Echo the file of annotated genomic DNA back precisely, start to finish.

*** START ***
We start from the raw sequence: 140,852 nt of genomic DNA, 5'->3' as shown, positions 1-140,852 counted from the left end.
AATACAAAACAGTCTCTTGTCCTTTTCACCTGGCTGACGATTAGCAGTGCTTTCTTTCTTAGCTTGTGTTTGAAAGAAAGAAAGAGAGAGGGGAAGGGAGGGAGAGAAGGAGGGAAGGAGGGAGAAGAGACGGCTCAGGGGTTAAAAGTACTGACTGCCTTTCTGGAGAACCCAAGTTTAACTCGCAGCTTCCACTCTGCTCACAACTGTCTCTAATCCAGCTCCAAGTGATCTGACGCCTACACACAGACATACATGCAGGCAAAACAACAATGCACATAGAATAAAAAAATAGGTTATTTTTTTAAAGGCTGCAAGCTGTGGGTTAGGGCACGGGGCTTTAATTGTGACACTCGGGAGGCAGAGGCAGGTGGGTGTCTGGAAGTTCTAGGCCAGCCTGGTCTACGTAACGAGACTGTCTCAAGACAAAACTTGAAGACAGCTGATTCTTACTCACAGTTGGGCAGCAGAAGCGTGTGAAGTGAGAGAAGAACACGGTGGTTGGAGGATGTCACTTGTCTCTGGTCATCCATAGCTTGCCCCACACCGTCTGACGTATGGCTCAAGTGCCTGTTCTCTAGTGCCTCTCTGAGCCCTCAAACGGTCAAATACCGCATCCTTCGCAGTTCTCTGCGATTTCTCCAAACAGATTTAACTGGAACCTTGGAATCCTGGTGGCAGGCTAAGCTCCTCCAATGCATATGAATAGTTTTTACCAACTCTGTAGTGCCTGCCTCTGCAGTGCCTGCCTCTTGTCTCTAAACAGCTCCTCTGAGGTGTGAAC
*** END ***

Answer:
We start from the raw sequence: 140,852 nt of genomic DNA, 5'->3' as shown, positions 1-140,852 counted from the left end.
AATACAAAACAGTCTCTTGTCCTTTTCACCTGGCTGACGATTAGCAGTGCTTTCTTTCTTAGCTTGTGTTTGAAAGAAAGAAAGAGAGAGGGGAAGGGAGGGAGAGAAGGAGGGAAGGAGGGAGAAGAGACGGCTCAGGGGTTAAAAGTACTGACTGCCTTTCTGGAGAACCCAAGTTTAACTCGCAGCTTCCACTCTGCTCACAACTGTCTCTAATCCAGCTCCAAGTGATCTGACGCCTACACACAGACATACATGCAGGCAAAACAACAATGCACATAGAATAAAAAAATAGGTTATTTTTTTAAAGGCTGCAAGCTGTGGGTTAGGGCACGGGGCTTTAATTGTGACACTCGGGAGGCAGAGGCAGGTGGGTGTCTGGAAGTTCTAGGCCAGCCTGGTCTACGTAACGAGACTGTCTCAAGACAAAACTTGAAGACAGCTGATTCTTACTCACAGTTGGGCAGCAGAAGCGTGTGAAGTGAGAGAAGAACACGGTGGTTGGAGGATGTCACTTGTCTCTGGTCATCCATAGCTTGCCCCACACCGTCTGACGTATGGCTCAAGTGCCTGTTCTCTAGTGCCTCTCTGAGCCCTCAAACGGTCAAATACCGCATCCTTCGCAGTTCTCTGCGATTTCTCCAAACAGATTTAACTGGAACCTTGGAATCCTGGTGGCAGGCTAAGCTCCTCCAATGCATATGAATAGTTTTTACCAACTCTGTAGTGCCTGCCTCTGCAGTGCCTGCCTCTTGTCTCTAAACAGCTCCTCTGAGGTGTGAAC